Chien joined Watsi on September 19th, 2016. Two years ago, Chien became the 2340th member to automatically support a new Watsi patient every month. Since then, 1,883 more people have become monthly donors! Chien's most recent donation supported Blessing, a newborn from Kenya, to fund spinal surgery.
Chien has funded healthcare for 28 patients in 10 countries.
Blessing is an infant from Kenya. She is the last born in a family of six children. Both of her parents are laborers. Blessing was born with spina bifida, a type of neural tube defect in which the spine does not properly close around the spinal cord. Without treatment, Blessing is at risk of lower-limb paralysis, infection of the exposed nervous tissue, development of tethered cord syndrome, and possible developmental delays. Our medical partner, African Mission Healthcare Foundation, is requesting $1,097 to cover the cost of Blessing's spina bifida closure surgery. The procedure is scheduled to take place on July 11. This procedure will hopefully spare Blessing from the risks associated with her condition, instead allowing her to grow and develop along a healthy trajectory. Blessing’s mother says, “My wish is to have my child receive quality healthcare as early as possible. I am hopeful she will be well."
Businge is a farmer from Uganda. He is married and a father of ten children. Businge and his wife cultivate food for home consumption and sell the surplus. For the past two years, Businge has had an inguinal hernia. The hernia causes him pain, especially after working. If not treated, it may result in intestinal tissue damage and strangulation. Fortunately, on June 13, he will undergo hernia repair surgery at our medical partner's care center. Our medical partner, African Mission Healthcare Foundation, is requesting $249 to fund Businge's surgery. Once completed, this procedure will hopefully allow him to live more comfortably and confidently. He says, "After surgery I will continue with farming."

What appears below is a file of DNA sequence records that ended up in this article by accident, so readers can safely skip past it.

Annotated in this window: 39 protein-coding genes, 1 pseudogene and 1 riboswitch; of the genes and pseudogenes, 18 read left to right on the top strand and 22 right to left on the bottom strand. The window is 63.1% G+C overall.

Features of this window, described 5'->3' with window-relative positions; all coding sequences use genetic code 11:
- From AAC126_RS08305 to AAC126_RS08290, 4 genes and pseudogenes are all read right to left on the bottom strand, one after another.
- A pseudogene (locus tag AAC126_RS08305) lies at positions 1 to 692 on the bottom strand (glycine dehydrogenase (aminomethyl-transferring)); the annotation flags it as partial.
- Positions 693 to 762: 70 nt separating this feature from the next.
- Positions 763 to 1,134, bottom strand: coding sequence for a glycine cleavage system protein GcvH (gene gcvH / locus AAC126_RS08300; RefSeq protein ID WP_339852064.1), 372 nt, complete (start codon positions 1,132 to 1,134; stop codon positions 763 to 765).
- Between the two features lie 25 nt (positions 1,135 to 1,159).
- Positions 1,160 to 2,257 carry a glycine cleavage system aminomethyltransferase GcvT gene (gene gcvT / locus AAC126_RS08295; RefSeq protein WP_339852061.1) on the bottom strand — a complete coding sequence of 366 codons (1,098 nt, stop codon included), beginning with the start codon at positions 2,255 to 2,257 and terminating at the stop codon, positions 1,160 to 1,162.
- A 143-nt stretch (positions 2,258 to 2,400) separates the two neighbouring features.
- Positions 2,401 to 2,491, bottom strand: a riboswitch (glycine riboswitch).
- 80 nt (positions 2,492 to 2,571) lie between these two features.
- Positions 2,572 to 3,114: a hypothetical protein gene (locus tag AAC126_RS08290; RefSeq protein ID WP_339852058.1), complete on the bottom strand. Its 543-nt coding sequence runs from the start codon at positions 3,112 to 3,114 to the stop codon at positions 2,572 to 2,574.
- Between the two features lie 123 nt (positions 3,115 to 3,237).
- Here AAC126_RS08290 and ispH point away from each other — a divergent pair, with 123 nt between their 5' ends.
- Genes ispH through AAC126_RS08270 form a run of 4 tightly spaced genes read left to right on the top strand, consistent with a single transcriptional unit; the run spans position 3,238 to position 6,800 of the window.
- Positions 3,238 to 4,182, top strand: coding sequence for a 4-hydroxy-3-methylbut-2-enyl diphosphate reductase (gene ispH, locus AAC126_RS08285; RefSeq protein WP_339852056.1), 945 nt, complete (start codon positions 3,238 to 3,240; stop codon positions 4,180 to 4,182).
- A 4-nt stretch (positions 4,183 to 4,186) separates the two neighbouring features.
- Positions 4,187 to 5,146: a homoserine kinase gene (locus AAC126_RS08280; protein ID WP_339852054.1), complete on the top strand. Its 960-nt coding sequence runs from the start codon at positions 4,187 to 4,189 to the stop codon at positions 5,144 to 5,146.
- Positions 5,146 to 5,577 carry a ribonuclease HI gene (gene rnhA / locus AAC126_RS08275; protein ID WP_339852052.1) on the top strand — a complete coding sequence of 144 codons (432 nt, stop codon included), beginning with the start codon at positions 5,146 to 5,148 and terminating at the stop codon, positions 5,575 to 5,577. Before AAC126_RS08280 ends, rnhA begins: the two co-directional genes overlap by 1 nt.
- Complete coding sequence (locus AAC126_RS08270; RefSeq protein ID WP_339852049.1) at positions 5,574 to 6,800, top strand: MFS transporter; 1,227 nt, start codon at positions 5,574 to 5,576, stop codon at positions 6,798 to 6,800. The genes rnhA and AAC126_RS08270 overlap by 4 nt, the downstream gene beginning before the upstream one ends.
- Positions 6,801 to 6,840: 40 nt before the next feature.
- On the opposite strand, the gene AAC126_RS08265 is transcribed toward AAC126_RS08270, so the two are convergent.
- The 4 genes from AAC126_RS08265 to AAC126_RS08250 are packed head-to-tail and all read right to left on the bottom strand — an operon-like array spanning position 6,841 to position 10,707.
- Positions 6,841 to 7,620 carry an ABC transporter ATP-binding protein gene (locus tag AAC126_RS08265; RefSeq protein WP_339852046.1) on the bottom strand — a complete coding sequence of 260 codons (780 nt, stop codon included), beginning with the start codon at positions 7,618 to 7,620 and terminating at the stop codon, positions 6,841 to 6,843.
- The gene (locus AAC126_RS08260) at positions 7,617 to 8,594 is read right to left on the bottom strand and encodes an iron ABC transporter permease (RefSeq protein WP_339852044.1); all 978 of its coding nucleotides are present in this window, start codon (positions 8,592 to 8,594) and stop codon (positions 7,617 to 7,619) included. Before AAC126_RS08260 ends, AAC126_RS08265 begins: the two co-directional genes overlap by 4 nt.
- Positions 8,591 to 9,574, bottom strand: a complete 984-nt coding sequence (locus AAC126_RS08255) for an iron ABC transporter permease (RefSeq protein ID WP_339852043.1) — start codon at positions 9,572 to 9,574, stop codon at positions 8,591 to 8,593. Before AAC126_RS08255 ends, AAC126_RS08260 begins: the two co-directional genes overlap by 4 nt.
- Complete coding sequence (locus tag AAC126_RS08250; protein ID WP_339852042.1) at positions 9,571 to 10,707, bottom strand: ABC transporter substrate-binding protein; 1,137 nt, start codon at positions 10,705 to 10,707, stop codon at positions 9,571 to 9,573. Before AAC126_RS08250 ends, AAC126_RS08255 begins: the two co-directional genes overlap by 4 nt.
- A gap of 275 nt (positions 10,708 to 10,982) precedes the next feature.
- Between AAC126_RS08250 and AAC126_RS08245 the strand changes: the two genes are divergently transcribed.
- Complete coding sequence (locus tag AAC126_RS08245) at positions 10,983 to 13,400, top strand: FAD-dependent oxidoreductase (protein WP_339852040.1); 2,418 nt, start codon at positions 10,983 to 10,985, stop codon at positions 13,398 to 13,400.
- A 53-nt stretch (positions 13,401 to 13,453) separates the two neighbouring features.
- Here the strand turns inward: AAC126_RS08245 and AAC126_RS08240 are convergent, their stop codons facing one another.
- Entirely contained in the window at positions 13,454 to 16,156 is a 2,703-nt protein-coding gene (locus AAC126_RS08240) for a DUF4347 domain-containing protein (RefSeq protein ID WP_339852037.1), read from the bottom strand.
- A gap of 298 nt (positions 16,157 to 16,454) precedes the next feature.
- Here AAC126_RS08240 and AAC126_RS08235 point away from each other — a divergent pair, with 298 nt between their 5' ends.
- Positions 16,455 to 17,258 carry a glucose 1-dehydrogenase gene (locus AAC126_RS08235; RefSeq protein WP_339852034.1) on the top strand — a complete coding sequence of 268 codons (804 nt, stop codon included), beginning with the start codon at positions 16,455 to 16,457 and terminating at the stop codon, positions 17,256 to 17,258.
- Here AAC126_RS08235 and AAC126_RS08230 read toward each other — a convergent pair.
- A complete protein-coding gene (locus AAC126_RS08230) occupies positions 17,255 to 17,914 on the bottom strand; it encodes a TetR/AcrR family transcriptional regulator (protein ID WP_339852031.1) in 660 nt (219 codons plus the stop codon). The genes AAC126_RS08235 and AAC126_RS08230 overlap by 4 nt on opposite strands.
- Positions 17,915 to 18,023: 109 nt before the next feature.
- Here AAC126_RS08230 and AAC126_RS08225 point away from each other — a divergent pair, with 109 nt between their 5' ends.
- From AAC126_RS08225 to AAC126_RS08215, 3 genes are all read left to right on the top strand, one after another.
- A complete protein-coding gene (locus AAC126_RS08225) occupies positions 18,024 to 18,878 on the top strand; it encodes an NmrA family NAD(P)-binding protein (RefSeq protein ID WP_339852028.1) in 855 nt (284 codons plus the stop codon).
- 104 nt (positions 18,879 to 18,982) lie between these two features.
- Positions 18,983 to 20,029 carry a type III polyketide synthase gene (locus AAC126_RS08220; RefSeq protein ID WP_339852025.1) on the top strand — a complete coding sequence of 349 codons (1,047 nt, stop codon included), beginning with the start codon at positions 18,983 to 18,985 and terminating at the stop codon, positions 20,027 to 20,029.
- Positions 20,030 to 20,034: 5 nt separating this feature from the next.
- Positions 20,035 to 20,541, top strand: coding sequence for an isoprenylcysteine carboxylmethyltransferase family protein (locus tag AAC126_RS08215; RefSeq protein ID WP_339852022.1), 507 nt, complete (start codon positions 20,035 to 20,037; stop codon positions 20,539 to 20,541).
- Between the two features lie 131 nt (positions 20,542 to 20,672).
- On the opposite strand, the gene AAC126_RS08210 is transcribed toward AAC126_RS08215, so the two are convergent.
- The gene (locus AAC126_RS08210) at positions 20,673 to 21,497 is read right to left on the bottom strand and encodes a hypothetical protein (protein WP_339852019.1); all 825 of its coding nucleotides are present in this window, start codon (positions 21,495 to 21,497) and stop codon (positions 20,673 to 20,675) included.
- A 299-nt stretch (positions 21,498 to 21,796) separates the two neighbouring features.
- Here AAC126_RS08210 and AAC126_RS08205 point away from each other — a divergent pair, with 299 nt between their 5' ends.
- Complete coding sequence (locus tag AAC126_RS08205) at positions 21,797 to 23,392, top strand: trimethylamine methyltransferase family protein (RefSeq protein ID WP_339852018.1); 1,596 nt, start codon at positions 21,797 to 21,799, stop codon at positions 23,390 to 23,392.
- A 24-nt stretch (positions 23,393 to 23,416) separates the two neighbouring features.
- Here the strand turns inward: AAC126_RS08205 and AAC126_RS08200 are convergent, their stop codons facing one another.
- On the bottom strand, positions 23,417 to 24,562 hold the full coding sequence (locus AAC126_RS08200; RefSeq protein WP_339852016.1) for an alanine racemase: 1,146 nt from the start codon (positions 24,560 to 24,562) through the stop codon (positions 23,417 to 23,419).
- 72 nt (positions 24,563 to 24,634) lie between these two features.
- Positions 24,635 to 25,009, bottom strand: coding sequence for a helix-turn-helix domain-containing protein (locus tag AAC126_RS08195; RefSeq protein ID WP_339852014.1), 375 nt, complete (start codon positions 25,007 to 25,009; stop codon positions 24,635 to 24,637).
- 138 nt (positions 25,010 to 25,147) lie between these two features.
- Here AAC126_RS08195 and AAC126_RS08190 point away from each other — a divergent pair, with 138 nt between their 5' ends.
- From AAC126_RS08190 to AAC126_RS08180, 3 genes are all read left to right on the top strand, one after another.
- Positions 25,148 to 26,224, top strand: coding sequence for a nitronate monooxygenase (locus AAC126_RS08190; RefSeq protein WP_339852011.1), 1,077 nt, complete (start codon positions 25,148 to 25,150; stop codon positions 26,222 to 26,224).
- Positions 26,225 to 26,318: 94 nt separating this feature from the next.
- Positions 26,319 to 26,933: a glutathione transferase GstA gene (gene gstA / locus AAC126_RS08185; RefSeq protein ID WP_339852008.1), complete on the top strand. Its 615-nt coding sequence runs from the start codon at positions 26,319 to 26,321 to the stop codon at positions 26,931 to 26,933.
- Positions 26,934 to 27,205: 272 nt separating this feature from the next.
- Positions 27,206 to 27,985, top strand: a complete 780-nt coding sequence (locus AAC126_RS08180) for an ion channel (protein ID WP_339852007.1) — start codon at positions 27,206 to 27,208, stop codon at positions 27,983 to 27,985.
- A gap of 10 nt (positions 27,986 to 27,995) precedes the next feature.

Kakye is a small-scale farmer from Uganda. She is a mother of eight children, all of whom are married and have their own families. Two years ago, Kakye developed a swelling on her left arm. The mass causes her pain and discomfort. Kakye traveled to our medical partner's care center to receive treatment. On June 28, surgeons will remove the mass. Now, Kakye needs help to raise $187 to fund this procedure. Kakye says, “I hope to have peace of mind and continue with farming after surgery.”
Sarie is a rice farmer from Cambodia. She is married and has one son. She likes to watch TV, listen to news on the radio, and read about Buddha. One year ago, Sarie developed a cataract in her left eye, causing her blurry vision, pain, headache, and tearing. She has difficulty seeing things clearly, recognizing faces, and going anywhere outside. When Sarie learned about our medical partner, Children's Surgical Centre, she traveled for six hours seeking treatment. On June 6, doctors will perform a phacoemulsification surgery and an intraocular lens implant in her left eye. After recovery, she will be able to see clearly. Now, she needs help to fund this $211 procedure. She says, "I hope I can see everything clearly after surgery. I hope to continue my work as farmer and spend time with my family."